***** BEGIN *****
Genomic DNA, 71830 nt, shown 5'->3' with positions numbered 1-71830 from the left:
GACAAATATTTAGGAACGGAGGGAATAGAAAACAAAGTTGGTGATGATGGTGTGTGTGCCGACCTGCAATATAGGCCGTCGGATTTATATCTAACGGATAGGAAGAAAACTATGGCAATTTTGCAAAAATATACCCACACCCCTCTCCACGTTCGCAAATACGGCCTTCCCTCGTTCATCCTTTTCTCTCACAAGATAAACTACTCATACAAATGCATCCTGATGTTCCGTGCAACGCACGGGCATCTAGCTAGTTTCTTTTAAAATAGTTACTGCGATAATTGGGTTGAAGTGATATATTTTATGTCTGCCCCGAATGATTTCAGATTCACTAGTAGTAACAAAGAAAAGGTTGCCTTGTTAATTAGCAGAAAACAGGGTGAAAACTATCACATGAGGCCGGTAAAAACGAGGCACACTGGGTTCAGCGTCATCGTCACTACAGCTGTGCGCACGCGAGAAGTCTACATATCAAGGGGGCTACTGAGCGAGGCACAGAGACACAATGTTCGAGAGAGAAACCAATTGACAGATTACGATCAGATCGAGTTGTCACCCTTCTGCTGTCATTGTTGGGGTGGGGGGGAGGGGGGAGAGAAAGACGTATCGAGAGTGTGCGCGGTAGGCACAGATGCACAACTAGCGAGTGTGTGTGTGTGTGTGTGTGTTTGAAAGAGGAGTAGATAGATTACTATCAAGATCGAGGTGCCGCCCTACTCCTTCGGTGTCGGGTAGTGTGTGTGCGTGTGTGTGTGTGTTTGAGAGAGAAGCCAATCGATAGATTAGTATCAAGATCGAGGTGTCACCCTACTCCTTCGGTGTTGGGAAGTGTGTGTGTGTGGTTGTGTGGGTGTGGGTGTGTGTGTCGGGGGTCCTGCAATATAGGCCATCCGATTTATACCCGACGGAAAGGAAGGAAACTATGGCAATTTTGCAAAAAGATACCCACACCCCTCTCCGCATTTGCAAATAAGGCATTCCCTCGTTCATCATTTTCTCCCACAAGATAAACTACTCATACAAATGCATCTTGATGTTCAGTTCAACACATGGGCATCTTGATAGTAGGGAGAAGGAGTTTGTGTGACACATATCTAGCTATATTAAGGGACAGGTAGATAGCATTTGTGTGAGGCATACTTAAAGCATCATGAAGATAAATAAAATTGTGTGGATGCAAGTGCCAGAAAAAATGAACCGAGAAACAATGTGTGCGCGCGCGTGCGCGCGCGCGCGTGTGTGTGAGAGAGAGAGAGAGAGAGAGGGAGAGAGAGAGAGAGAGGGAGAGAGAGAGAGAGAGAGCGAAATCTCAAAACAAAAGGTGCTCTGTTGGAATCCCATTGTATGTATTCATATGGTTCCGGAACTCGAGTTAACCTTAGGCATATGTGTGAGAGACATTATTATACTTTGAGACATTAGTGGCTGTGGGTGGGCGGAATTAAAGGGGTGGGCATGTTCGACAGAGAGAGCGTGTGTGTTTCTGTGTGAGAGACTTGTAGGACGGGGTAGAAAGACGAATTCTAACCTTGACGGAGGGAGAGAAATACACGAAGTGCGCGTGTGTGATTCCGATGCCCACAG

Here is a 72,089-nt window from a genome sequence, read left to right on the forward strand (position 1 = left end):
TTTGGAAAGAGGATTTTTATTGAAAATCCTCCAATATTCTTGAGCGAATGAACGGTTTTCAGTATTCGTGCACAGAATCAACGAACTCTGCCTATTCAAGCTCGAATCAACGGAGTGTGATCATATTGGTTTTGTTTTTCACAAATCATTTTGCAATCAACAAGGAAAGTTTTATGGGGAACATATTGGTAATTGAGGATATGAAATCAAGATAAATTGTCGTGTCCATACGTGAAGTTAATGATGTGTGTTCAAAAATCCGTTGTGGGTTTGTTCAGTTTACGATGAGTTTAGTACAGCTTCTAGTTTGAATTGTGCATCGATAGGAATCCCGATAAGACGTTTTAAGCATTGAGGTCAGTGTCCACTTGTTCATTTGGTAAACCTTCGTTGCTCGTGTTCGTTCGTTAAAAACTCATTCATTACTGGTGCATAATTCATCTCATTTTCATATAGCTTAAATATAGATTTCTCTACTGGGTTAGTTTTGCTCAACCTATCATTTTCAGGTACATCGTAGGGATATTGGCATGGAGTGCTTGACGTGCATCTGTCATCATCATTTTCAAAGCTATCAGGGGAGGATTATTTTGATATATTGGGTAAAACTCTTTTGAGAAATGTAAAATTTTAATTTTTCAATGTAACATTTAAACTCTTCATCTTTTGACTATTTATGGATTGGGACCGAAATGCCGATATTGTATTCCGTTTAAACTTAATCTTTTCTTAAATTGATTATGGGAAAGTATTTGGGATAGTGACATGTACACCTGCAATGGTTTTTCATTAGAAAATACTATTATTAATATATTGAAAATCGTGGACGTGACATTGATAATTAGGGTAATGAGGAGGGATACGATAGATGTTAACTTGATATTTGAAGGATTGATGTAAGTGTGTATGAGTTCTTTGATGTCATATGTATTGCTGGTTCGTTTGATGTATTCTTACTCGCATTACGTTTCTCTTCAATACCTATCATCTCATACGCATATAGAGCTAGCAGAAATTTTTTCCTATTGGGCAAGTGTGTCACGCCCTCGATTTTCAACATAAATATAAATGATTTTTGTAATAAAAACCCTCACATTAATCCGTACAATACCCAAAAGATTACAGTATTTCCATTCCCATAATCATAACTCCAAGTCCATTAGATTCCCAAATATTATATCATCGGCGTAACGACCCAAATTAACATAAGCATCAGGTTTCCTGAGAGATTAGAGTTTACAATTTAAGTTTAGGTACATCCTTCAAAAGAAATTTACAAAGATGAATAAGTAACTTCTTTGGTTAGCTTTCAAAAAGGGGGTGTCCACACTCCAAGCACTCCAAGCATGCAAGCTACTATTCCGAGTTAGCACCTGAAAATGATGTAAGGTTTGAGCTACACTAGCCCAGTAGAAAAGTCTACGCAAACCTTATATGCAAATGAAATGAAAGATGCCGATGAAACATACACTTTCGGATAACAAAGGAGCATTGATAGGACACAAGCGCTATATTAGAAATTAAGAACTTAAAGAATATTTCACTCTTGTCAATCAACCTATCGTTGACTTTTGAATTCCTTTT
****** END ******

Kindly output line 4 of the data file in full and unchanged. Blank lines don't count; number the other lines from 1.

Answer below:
TTTGGAAAGAGGATTTTTATTGAAAATCCTCCAATATTCTTGAGCGAATGAACGGTTTTCAGTATTCGTGCACAGAATCAACGAACTCTGCCTATTCAAGCTCGAATCAACGGAGTGTGATCATATTGGTTTTGTTTTTCACAAATCATTTTGCAATCAACAAGGAAAGTTTTATGGGGAACATATTGGTAATTGAGGATATGAAATCAAGATAAATTGTCGTGTCCATACGTGAAGTTAATGATGTGTGTTCAAAAATCCGTTGTGGGTTTGTTCAGTTTACGATGAGTTTAGTACAGCTTCTAGTTTGAATTGTGCATCGATAGGAATCCCGATAAGACGTTTTAAGCATTGAGGTCAGTGTCCACTTGTTCATTTGGTAAACCTTCGTTGCTCGTGTTCGTTCGTTAAAAACTCATTCATTACTGGTGCATAATTCATCTCATTTTCATATAGCTTAAATATAGATTTCTCTACTGGGTTAGTTTTGCTCAACCTATCATTTTCAGGTACATCGTAGGGATATTGGCATGGAGTGCTTGACGTGCATCTGTCATCATCATTTTCAAAGCTATCAGGGGAGGATTATTTTGATATATTGGGTAAAACTCTTTTGAGAAATGTAAAATTTTAATTTTTCAATGTAACATTTAAACTCTTCATCTTTTGACTATTTATGGATTGGGACCGAAATGCCGATATTGTATTCCGTTTAAACTTAATCTTTTCTTAAATTGATTATGGGAAAGTATTTGGGATAGTGACATGTACACCTGCAATGGTTTTTCATTAGAAAATACTATTATTAATATATTGAAAATCGTGGACGTGACATTGATAATTAGGGTAATGAGGAGGGATACGATAGATGTTAACTTGATATTTGAAGGATTGATGTAAGTGTGTATGAGTTCTTTGATGTCATATGTATTGCTGGTTCGTTTGATGTATTCTTACTCGCATTACGTTTCTCTTCAATACCTATCATCTCATACGCATATAGAGCTAGCAGAAATTTTTTCCTATTGGGCAAGTGTGTCACGCCCTCGATTTTCAACATAAATATAAATGATTTTTGTAATAAAAACCCTCACATTAATCCGTACAATACCCAAAAGATTACAGTATTTCCATTCCCATAATCATAACTCCAAGTCCATTAGATTCCCAAATATTATATCATCGGCGTAACGACCCAAATTAACATAAGCATCAGGTTTCCTGAGAGATTAGAGTTTACAATTTAAGTTTAGGTACATCCTTCAAAAGAAATTTACAAAGATGAATAAGTAACTTCTTTGGTTAGCTTTCAAAAAGGGGGTGTCCACACTCCAAGCACTCCAAGCATGCAAGCTACTATTCCGAGTTAGCACCTGAAAATGATGTAAGGTTTGAGCTACACTAGCCCAGTAGAAAAGTCTACGCAAACCTTATATGCAAATGAAATGAAAGATGCCGATGAAACATACACTTTCGGATAACAAAGGAGCATTGATAGGACACAAGCGCTATATTAGAAATTAAGAACTTAAAGAATATTTCACTCTTGTCAATCAACCTATCGTTGACTTTTGAATTCCTTTT